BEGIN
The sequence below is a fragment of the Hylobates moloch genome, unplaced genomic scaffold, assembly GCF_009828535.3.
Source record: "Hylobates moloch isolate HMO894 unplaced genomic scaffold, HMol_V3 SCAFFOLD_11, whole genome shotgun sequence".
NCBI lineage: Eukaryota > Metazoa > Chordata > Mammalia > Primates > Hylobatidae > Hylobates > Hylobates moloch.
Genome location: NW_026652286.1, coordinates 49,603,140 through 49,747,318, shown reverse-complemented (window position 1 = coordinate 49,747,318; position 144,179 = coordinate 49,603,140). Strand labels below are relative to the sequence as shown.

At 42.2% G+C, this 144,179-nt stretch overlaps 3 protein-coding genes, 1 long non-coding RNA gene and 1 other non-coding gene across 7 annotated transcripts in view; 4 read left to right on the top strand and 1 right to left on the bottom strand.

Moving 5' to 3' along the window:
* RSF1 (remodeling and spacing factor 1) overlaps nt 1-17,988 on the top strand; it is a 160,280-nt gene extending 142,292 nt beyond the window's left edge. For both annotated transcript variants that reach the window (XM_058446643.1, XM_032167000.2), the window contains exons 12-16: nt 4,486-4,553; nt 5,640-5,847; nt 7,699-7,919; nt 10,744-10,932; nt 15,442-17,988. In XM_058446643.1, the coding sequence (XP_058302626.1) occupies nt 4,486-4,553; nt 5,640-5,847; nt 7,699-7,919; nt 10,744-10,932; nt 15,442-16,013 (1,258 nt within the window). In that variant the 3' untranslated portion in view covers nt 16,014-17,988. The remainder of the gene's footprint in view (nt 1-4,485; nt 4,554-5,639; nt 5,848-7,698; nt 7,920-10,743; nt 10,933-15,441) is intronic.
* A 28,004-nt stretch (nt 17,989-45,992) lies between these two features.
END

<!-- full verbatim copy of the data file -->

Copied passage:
The sequence below is a fragment of the Hylobates moloch genome, unplaced genomic scaffold, assembly GCF_009828535.3.
Source record: "Hylobates moloch isolate HMO894 unplaced genomic scaffold, HMol_V3 SCAFFOLD_11, whole genome shotgun sequence".
NCBI lineage: Eukaryota > Metazoa > Chordata > Mammalia > Primates > Hylobatidae > Hylobates > Hylobates moloch.
Genome location: NW_026652286.1, coordinates 49,603,140 through 49,747,318, shown reverse-complemented (window position 1 = coordinate 49,747,318; position 144,179 = coordinate 49,603,140). Strand labels below are relative to the sequence as shown.

At 42.2% G+C, this 144,179-nt stretch overlaps 3 protein-coding genes, 1 long non-coding RNA gene and 1 other non-coding gene across 7 annotated transcripts in view; 4 read left to right on the top strand and 1 right to left on the bottom strand.

Moving 5' to 3' along the window:
* RSF1 (remodeling and spacing factor 1) overlaps nt 1-17,988 on the top strand; it is a 160,280-nt gene extending 142,292 nt beyond the window's left edge. For both annotated transcript variants that reach the window (XM_058446643.1, XM_032167000.2), the window contains exons 12-16: nt 4,486-4,553; nt 5,640-5,847; nt 7,699-7,919; nt 10,744-10,932; nt 15,442-17,988. In XM_058446643.1, the coding sequence (XP_058302626.1) occupies nt 4,486-4,553; nt 5,640-5,847; nt 7,699-7,919; nt 10,744-10,932; nt 15,442-16,013 (1,258 nt within the window). In that variant the 3' untranslated portion in view covers nt 16,014-17,988. The remainder of the gene's footprint in view (nt 1-4,485; nt 4,554-5,639; nt 5,848-7,698; nt 7,920-10,743; nt 10,933-15,441) is intronic.
* A 28,004-nt stretch (nt 17,989-45,992) lies between these two features.